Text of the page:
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The iBrattleboro Thanksgiving Hotline


Once again, we will be monitoring this thread to help you should you need a hand or a remedy in your holiday cooking adventures. iBratt is full of foodies, and at least one of us will be here throughout the morning and early afternoon. So don't be shy, we're here to help.

Happy Thanksgiving!

»

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 #

I'll ask the big question so you don't have to….

It's been a while since we covered the basics, so let's start with a general, all-purpose question:

What's the best way for someone to make a turkey? Breast up or down? Foil? Covered? Basted? A rub? Butter? Stuffing or no stuffing? What's that bag of stuff in the turkey. Let's assume someone has a frozen butterball.

Also, the pie department is taking questions.

 
 #

I cook my turkey..

Breast down! I find it keeps the meat moist. I dry spice, stuff with herbs and foil for 3/4 of the cook time, then I uncover, slather with butter, salt, pepper and garlic and let crisp for the remaining time. Then let it rest for at least 30 minutes before slicing!

Oh and while it is resting, we eat all of the yummy skin off ;p

 
 #

Half way

I cook it breast down for half the cooking time, then flip it so the skin browns up. It's a good idea to defrost the bird that way, too. This also was the end of putting eggs in the stuffing (which expands the stuffing and gets messy in the flipping), which resulted in a more provincial, crumbly stuffing.

 
 #

Don't even need foil

I have a wonderful antique (from my grandfather's house) roasting pan with rack inside and lid. The rack has an open space for accessing the basting juices, and the lid has a vent to regulate moisture escaping. I start the turkey in that, unstuffed, then pull it out about halfway through cooking time, stuff it and leave the lid off. Comes out nice and moist, and no overcooked limbs either!

 
 #

Basting

How often do you baste?

 
 #

Sweet Potato Pie Gone Bye Bye

Ok, here goes. I am to bake a sweet potato pie for Thanksgiving tomorrow. Lori Schreier of Fertile Fields Farm sold me the sweet potatoes at the farmers market last Saturday, and sent me a recipe. She'd had samples out at her stand late in the summer and it was fantastic! The recipe came over the weekend via email, and languished in my inbox. When I went to go find it today, though, Poof! Disappeared into the electronic ethers without a trace. The only things that I can remember after my quick glance at the recipe were:
• Lots of butter
• A blend of sweet potato and squash

Can you help with a good recipe?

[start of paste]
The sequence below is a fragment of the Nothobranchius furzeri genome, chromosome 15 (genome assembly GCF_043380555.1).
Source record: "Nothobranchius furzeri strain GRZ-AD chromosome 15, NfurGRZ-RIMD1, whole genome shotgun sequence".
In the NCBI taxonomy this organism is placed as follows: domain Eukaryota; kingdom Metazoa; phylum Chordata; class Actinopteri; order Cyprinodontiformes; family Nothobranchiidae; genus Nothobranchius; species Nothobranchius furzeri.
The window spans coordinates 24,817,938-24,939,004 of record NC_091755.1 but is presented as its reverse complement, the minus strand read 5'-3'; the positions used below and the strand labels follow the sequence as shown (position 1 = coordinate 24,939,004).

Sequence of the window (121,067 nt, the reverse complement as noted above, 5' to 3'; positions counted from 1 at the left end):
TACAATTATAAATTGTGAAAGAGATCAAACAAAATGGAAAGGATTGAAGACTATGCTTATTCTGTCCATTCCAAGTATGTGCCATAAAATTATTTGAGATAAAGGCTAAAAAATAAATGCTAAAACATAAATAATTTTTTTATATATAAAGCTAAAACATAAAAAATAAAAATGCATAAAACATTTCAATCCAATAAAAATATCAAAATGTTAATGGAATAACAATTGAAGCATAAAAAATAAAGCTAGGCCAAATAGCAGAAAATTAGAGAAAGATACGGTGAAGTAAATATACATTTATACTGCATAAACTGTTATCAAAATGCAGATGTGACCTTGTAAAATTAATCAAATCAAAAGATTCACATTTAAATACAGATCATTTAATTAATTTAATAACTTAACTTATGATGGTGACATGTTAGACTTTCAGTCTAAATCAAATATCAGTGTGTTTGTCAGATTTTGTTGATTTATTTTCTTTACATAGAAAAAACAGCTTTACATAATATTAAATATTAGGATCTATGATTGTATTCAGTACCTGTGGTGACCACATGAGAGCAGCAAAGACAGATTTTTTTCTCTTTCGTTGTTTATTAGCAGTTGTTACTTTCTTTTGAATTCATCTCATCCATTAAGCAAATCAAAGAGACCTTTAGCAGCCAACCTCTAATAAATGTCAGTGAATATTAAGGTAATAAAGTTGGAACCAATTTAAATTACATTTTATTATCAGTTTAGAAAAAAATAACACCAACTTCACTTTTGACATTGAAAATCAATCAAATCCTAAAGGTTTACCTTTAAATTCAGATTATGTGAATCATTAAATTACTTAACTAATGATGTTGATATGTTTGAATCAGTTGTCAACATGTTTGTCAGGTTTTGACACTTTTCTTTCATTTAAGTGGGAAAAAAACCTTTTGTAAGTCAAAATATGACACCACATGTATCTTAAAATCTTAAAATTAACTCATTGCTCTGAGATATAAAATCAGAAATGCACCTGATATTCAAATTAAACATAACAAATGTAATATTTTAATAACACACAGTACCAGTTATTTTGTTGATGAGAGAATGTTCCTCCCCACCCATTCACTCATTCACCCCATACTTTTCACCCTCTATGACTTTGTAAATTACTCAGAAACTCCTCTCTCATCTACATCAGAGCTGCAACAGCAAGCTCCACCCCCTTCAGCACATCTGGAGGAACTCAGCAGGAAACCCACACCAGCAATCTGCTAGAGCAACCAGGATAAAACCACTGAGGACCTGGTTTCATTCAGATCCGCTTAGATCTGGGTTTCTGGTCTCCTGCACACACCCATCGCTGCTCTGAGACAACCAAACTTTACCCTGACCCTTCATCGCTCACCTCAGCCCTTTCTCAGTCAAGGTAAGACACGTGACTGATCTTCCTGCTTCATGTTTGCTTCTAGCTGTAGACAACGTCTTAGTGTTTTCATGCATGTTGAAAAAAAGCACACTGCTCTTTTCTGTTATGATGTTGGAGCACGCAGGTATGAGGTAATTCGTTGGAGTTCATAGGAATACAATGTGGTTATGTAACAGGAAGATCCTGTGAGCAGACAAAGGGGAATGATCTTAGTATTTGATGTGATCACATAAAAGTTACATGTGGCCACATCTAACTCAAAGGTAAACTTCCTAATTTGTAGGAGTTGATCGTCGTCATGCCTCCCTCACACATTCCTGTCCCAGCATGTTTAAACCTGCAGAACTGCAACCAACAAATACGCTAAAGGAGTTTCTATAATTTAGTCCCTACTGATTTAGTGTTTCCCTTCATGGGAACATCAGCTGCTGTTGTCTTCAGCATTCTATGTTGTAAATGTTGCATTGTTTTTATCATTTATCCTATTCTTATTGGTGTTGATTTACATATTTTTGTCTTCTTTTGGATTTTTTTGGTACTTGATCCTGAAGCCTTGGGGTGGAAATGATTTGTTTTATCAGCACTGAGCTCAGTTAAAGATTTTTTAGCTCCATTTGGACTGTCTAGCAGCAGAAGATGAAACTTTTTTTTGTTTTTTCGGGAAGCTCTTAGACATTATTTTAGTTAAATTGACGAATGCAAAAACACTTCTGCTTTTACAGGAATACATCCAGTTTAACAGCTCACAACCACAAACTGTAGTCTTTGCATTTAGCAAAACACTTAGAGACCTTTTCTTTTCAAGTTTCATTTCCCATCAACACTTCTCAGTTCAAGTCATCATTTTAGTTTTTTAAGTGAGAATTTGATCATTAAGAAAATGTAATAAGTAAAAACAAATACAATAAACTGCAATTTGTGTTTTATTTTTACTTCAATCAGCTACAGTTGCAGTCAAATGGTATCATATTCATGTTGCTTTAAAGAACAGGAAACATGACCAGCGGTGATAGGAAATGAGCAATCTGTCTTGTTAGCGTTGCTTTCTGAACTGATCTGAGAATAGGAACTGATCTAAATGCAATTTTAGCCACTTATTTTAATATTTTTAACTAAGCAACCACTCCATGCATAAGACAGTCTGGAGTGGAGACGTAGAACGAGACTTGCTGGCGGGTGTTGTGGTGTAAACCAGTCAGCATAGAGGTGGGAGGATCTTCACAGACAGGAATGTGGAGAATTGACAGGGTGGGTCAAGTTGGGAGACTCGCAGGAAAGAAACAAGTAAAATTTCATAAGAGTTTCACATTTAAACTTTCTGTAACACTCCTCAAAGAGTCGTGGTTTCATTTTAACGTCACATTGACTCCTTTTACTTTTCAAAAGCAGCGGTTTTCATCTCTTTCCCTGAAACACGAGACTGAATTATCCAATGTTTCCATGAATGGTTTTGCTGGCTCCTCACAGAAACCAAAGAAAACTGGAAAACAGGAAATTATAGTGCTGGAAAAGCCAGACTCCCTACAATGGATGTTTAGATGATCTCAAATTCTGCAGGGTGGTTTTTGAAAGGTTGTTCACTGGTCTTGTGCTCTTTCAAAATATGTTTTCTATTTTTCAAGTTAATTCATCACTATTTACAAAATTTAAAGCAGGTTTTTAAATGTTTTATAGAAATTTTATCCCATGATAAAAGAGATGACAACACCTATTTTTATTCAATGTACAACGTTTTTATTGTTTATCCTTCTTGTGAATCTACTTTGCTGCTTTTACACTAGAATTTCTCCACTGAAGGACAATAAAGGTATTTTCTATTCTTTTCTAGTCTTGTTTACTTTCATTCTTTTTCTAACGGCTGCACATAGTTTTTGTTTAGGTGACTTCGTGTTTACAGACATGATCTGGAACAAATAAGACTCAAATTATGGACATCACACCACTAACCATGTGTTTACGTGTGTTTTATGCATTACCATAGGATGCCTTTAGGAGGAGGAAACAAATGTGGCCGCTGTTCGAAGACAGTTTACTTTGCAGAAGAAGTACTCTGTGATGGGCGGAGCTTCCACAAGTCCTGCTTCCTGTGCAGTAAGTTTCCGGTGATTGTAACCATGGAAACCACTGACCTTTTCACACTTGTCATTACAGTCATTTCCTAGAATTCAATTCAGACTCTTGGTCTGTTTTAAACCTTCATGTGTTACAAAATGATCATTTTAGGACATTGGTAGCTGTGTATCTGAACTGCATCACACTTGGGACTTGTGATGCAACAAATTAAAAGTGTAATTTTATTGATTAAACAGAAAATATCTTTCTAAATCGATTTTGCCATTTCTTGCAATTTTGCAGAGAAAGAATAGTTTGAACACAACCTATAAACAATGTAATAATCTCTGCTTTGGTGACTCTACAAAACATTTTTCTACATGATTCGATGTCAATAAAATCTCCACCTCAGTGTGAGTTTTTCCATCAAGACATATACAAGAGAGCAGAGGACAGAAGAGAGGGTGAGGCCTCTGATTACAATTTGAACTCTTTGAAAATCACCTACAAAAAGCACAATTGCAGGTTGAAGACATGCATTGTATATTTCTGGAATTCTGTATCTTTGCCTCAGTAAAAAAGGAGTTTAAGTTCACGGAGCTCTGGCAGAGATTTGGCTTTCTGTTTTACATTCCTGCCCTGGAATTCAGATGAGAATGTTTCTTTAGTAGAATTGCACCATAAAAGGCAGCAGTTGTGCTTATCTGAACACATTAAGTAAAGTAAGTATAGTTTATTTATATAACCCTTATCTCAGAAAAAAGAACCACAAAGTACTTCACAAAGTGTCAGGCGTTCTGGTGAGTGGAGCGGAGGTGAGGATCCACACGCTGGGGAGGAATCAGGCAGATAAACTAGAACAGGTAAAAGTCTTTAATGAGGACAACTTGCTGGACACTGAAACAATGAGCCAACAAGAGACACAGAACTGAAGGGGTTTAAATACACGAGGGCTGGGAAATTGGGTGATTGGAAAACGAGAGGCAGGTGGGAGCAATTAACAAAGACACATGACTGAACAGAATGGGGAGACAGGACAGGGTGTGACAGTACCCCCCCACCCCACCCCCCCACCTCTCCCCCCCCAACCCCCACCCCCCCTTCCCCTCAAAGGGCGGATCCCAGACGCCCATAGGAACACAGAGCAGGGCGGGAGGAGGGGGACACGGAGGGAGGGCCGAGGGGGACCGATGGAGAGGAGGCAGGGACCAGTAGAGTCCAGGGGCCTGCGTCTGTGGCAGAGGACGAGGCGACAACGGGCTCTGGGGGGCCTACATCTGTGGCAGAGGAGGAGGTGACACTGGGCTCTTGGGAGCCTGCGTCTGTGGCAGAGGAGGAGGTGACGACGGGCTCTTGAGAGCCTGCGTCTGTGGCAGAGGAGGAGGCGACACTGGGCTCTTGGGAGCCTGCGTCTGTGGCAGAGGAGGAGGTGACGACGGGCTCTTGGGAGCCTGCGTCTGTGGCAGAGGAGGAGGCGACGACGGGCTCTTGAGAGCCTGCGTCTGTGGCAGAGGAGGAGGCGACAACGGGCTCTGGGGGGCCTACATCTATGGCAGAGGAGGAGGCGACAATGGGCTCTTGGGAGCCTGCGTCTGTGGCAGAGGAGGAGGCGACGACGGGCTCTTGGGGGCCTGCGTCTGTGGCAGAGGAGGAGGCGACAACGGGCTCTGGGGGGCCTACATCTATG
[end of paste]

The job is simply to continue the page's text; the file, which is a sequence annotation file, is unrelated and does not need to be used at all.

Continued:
Many thanks, Julia.
Tad

p.s. I'm also looking for a good deal on an electronic glow plug relay for my '91 VW golf biodiesel . . . ?

 
 #

more info, please

Was this a pre-baked crust type of pie or a raw crust type?

 
 #

Crusty

I'm not sure I know the difference. I wasn't planning to pre-bake the crust, so I guess the latter.

 
 #

OK

Totally without an idea of what pie you had, I can give you a standard sweet potato pie recipe, but if there's more involved I need a clue about what it was like- was it a custard, did it have nuts, what sort of squash, was it flavored like a pumpkin pie, etc.? There are enormous variants, and if you want a particular type, you might just email the source again rather than lose time trying to piece together something else.

 
 #

Crusts

You probably know the regular crust - flakey.

Prebaked crust is a bit more poofy to my eye. It's basically the same thing, but you weight down the crust and bake it a bit before putting in a filling. It helps with wet fillings, or things that can't be baked for long. It gets most of the crust baking out of the way before the pie is baked.

Another good crust is just crumbled cookies or graham crackers with butter, shaped into the pie pan. Good for cheesecakes, but other things, too.

 
 #

At 325...

20 minutes a pound, or follow the interactions on the turkey's bag? The turkey bag has it come out in 4 hours; 20 minutes a pound makes it 5 hours. That's significant! But which suggestion should one go by?

 
 #

Turkey Times

For starts, I roast at 350', not 325'. I've generally found that any turkey will be cooked within 5 hours, even the largest, at 350'. The rule of 4 lbs to an hour works up to 16-18 lbs, then it's watch carefully, every half-hour or so, I judge by the drumstick wiggle. When the drumstick wiggles in its socket, it's time to pull it and let it rest the half-hour before carving.

 
 #

Oven size

A small oven, I should mention, cooks a bird much faster. The more circulation around a bird makes for even and better roasting, but a large bird in a small oven should be started at 350' and after 2 hours, reduced to 300' for the remaining time.

 
 #

Thanks

Thanks for the guidance. We'll be watching a number of variables to see when it is done. : )

Smells good… which is a good sign.

 
 #

Try a Brine

A few years ago "Mrs.Mike" tried soaking our turkey in a brine for a day before cooking it. We've done it ever since. You can make your own brine very easy,it just involves salt and different herbs of your liking. Really adds flavor and moisture to the bird.

Happy Thanksgiving to all.

 
 #

Deep fried

My sister is doing a brine down in Texas with her family.

She introduced me to the deep fried turkey a few years back. Amazing. Mmm.

 
 #

Happy Thanksgiving!

We are about to carve the turkey and finish up the side dishes. From the Beard house to you and yours, we wish you a very Happy Thanksgiving.

 

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